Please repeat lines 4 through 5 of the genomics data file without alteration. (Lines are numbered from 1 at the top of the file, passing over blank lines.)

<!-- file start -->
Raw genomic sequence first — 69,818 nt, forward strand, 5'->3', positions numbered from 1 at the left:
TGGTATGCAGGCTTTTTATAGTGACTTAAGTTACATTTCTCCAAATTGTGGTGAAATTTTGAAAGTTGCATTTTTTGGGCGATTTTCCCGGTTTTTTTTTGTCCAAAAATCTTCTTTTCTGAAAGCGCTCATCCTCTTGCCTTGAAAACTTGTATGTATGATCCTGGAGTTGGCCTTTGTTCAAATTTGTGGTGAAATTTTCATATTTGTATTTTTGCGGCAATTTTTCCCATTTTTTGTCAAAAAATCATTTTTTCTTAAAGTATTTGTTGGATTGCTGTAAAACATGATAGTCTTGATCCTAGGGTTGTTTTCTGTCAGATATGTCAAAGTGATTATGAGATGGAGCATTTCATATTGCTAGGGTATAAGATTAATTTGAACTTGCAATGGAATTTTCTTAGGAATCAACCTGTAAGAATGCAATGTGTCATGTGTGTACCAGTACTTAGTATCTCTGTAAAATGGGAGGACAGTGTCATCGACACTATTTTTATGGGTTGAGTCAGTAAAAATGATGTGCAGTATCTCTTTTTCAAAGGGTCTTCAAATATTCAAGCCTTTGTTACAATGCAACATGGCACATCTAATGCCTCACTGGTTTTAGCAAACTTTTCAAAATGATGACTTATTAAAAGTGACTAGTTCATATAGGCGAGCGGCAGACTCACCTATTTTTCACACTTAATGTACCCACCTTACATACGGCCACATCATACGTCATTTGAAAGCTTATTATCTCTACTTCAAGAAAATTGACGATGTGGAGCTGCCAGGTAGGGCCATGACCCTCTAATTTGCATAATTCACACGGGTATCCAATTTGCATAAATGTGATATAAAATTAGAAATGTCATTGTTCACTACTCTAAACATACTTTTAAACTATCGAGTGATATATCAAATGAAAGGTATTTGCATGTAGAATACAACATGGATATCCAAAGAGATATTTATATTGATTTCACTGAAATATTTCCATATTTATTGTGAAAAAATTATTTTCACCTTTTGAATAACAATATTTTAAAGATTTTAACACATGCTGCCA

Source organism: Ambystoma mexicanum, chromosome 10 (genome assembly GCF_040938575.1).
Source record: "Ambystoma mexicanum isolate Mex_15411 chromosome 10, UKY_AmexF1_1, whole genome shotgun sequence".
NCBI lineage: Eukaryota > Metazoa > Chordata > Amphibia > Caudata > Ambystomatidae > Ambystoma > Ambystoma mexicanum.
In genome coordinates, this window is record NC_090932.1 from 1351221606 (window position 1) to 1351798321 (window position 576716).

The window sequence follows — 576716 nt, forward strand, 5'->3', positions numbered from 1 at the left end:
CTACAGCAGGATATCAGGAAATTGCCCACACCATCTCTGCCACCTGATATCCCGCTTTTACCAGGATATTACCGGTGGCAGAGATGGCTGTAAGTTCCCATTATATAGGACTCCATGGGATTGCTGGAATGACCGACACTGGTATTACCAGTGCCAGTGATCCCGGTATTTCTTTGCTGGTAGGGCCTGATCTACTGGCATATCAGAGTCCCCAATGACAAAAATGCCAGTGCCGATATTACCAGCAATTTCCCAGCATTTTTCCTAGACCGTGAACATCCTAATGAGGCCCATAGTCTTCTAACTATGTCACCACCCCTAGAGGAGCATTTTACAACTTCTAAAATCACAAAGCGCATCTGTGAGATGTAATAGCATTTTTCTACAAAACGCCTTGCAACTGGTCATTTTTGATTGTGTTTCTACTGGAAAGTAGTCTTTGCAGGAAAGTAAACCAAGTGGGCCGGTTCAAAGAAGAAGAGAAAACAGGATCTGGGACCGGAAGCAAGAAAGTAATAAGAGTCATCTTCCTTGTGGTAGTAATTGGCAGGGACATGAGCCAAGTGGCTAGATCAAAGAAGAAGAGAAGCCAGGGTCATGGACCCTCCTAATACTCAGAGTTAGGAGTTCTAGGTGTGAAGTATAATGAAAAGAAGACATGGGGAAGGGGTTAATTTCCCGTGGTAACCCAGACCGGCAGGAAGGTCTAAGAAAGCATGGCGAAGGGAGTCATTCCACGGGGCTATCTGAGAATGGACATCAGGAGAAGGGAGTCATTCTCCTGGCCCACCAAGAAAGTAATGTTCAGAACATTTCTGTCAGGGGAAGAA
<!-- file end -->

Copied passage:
Source record: "Ambystoma mexicanum isolate Mex_15411 chromosome 10, UKY_AmexF1_1, whole genome shotgun sequence".
NCBI lineage: Eukaryota > Metazoa > Chordata > Amphibia > Caudata > Ambystomatidae > Ambystoma > Ambystoma mexicanum.